Small Businesses Propose Alternatives to Immediately Reform Commercial Waste Industry and Avoid Monopoly Zones Now
Wednesday, September 18, 2019
New York, NY- September 18, 2019: Today small business leaders from the Bronx Chamber of Commerce, Brooklyn Chamber of Commerce, Manhattan Chamber of Commerce, National Supermarket Association and the Queens Chamber of Commerce not only voice their concerns of the commercial waste zone reform process, but they have also proposed new solutions that could be immediately implemented to increase safety and weed out bad actors in the commercial waste system. Proposed solutions that at the same time protect the livelihood and jobs generated by thousands of businesses across all five boroughs.
In the attached letter sent to Mayor de Blasio and Speaker Johnson, this coalition of small business and trade associations calls on the City to meaningfully work with small businesses to address their needs while protecting the environment and our neighborhoods. This can be done without setting up a system that will immediately or inevitably will lead to monopolistic control such as Intro 1574 does. Monopolies have never worked in New York City, especially in the commercial waste trade industry. Small businesses are at the mercy of their carters and the City’s current proposed system mirrors recent failed attempts in other large cities that have led to higher prices and poorer service, burdening the customer who desperately need commercial waste removal services on a daily basis.
It is irresponsible to force small businesses to lose control of their ability to negotiate services at prices they can afford with the providers of their choice. Making New York follow the same policy that has failed most recently in Los Angeles will doom the City to a handful of powerful carters who will have no incentive to offer the best services at the best prices.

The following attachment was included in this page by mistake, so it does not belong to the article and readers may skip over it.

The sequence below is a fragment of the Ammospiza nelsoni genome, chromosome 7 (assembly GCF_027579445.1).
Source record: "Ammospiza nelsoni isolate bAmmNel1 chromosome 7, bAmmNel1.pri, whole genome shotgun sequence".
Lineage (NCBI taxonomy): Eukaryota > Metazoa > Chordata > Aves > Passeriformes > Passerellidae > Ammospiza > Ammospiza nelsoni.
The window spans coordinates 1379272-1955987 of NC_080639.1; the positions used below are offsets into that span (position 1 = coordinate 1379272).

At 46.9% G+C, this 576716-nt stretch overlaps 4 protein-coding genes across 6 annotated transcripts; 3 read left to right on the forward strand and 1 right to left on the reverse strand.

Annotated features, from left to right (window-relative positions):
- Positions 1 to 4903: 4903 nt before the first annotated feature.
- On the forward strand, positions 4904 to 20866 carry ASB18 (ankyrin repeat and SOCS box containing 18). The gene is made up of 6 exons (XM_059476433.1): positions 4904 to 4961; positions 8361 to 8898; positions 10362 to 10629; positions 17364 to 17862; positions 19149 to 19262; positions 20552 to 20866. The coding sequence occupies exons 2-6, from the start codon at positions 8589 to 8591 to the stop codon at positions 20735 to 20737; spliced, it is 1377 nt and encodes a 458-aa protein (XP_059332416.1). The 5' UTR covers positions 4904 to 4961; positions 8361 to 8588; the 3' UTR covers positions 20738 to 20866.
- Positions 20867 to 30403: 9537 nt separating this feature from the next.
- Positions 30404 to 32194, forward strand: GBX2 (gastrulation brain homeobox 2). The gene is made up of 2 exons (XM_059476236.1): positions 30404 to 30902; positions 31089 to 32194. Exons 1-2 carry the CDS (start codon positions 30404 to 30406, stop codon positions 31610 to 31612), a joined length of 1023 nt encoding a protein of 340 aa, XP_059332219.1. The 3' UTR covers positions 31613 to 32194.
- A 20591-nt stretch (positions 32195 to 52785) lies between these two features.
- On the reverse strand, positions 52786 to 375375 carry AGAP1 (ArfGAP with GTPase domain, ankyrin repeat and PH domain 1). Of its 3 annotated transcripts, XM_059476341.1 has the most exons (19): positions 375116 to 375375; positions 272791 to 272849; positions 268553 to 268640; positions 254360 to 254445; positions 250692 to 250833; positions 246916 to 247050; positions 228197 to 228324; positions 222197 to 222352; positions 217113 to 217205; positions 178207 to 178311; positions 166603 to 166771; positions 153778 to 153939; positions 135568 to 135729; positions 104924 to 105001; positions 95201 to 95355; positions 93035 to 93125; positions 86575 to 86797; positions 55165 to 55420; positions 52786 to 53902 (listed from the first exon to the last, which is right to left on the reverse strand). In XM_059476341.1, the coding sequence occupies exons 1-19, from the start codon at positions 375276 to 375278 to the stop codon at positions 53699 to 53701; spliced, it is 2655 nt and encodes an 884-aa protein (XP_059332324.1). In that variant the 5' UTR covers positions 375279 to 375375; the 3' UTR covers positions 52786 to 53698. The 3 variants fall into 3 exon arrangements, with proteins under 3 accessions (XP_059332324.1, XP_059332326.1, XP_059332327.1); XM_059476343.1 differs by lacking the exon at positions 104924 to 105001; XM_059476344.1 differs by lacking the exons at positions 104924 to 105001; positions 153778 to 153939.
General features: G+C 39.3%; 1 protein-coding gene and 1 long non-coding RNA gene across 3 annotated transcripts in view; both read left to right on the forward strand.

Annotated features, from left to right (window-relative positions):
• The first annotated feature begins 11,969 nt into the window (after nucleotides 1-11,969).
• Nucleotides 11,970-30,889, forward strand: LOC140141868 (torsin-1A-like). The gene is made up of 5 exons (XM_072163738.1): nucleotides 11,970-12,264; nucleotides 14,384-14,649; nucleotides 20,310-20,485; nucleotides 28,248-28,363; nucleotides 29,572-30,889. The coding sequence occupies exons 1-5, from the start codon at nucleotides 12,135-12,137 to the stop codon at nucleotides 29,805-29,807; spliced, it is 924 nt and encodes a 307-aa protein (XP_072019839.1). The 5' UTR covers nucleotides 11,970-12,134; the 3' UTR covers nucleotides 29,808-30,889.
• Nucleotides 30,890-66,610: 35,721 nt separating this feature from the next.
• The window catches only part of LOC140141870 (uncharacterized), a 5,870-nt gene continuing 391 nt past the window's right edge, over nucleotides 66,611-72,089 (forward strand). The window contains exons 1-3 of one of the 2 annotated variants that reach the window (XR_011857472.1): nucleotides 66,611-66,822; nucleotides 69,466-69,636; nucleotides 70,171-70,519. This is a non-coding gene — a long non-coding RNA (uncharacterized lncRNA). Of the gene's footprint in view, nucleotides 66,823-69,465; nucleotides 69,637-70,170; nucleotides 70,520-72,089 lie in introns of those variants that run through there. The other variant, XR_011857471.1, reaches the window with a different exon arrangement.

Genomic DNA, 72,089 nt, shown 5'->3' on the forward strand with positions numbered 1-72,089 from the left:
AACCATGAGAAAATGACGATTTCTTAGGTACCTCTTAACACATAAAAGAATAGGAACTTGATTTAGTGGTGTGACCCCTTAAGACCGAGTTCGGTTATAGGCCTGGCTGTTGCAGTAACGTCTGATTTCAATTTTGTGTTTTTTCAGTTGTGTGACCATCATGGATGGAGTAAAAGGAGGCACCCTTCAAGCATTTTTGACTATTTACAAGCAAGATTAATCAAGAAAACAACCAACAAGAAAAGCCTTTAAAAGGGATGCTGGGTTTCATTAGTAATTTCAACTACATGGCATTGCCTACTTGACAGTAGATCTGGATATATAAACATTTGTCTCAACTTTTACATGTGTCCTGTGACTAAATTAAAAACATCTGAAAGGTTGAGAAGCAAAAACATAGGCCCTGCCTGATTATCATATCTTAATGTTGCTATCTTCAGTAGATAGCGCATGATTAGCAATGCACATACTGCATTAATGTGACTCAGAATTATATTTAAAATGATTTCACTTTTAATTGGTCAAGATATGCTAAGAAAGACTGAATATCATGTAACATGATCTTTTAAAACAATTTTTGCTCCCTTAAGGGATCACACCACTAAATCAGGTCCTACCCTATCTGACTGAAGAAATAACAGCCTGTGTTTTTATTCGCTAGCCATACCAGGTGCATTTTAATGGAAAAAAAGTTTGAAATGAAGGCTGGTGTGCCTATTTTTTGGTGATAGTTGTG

“Small businesses are the backbone of New York, employing millions of New Yorkers and driving our economy. A commercial waste zone plan that limits competition and fails to guard against monopoly control will only hurt small businesses. We only need to look at the damage done by similar policies in Los Angeles to know we need to rethink this policy, work with all stakeholders to find a competitive solution, and ensure we protect our small businesses without jeopardizing our economy,” says Jessica Walker, President, Manhattan Chamber of Commerce.
“The City is trying to propose a one size fits all outcome on all businesses throughout the City of New York. The Bronx is very different from other parts of the City and that is why we think a borough based approach would be better to eliminate wasteful travel across the boroughs by carters and preserve the ability of small businesses to hire ,and when necessary fire, the carters of their choice to provide the services that they need.” says Lisa Sorin, President, The New Bronx Chamber of Commerce.
’An exclusive vendor system only results in increased costs and decreased service, an outcome that small business simply cannot afford. We urge the City Council to work with the small business community to come up with a plan that includes feedback from all stakeholders not just a select few’ Nelson Eusebio, Director of Government Relations, National Supermarket Association.
“The legislation being considered by the City Council and the Department of Sanitation’s proposal would both lead to the City to being controlled by a handful of carting companies, restricting the options that small business owners have. The common sense proposal outlined in our letter to the Mayor and Speaker will preserve a robust carting industry, provide options for small business and ensure the best services at the best price,” says Tom Grech, President & CEO, Queens Chamber of Commerce.
“We are encouraged by Speaker Johnson’s public comments that the Council should not pass anything that harms small businesses and we look forward to having thoughtful dialogue with the City of New York on the best path to reform the industry and maintain robust choices for carting services throughout the five boroughs.” says Samara Karasyk, Chief Policy Officer, Brooklyn Chamber of Commerce.